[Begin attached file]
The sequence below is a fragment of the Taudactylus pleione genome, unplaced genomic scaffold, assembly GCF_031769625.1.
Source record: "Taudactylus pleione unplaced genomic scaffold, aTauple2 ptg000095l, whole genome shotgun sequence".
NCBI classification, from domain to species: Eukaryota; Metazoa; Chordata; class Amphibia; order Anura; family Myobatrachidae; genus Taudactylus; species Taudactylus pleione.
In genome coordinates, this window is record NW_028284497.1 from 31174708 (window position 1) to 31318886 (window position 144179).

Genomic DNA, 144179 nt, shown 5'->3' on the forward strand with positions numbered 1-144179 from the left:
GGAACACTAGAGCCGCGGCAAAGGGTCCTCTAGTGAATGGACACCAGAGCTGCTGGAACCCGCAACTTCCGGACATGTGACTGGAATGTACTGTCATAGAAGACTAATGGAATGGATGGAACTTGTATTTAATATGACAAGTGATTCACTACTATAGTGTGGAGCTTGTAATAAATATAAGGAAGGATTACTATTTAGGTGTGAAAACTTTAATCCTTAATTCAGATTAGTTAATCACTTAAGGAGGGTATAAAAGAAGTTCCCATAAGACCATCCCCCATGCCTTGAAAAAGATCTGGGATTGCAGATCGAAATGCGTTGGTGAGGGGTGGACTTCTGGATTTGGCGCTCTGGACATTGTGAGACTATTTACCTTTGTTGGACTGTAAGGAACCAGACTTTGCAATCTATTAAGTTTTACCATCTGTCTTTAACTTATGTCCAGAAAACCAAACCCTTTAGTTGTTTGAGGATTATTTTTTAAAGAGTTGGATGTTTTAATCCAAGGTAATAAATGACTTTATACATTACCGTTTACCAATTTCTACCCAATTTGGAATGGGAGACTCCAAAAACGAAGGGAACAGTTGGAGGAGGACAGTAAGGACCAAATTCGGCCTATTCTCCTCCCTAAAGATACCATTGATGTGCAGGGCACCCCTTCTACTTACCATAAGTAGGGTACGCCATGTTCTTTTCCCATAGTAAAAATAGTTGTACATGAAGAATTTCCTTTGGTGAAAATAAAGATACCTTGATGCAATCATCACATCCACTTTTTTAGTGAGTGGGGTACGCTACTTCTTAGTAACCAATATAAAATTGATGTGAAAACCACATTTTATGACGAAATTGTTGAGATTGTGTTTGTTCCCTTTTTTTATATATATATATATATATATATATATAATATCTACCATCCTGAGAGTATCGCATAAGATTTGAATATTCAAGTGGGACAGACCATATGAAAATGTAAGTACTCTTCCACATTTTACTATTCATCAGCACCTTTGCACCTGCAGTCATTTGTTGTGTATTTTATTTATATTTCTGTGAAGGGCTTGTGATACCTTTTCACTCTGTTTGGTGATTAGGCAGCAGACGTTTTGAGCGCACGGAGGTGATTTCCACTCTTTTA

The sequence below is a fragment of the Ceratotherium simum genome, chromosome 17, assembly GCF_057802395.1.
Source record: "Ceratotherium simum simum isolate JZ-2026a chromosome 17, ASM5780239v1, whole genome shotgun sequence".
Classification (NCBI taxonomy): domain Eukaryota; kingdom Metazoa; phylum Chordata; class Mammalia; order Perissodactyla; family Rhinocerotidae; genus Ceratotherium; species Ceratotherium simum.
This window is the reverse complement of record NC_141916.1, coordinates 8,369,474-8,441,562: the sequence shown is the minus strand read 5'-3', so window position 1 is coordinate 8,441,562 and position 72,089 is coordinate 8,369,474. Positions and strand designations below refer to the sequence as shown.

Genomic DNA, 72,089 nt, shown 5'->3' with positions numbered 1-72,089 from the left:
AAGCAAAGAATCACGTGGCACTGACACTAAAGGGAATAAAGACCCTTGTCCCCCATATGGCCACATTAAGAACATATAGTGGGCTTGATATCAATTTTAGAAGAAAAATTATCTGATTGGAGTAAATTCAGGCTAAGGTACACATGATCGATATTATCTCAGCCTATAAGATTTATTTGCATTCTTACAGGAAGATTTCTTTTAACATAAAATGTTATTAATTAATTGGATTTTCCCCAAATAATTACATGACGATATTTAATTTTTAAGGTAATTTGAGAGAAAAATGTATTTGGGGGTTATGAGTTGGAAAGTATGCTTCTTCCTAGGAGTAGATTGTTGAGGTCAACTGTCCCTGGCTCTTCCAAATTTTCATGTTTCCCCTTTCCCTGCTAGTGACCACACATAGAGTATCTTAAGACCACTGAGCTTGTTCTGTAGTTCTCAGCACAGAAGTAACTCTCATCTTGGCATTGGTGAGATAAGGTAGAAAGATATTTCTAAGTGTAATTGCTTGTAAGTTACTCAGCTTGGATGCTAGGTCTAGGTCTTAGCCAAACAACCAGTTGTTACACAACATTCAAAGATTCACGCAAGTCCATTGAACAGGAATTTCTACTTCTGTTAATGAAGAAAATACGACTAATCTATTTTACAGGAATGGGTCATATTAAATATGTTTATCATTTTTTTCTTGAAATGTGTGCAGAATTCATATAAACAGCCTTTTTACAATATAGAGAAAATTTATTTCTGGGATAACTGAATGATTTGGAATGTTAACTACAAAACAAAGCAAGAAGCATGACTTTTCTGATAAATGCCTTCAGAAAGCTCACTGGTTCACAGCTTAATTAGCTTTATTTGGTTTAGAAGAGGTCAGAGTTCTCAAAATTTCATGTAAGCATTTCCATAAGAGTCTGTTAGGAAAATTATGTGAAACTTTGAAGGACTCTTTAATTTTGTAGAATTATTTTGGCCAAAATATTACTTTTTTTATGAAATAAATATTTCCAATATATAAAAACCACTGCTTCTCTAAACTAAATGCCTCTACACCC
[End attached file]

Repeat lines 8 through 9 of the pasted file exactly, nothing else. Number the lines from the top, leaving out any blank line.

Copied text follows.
Source record: "Ceratotherium simum simum isolate JZ-2026a chromosome 17, ASM5780239v1, whole genome shotgun sequence".
Classification (NCBI taxonomy): domain Eukaryota; kingdom Metazoa; phylum Chordata; class Mammalia; order Perissodactyla; family Rhinocerotidae; genus Ceratotherium; species Ceratotherium simum.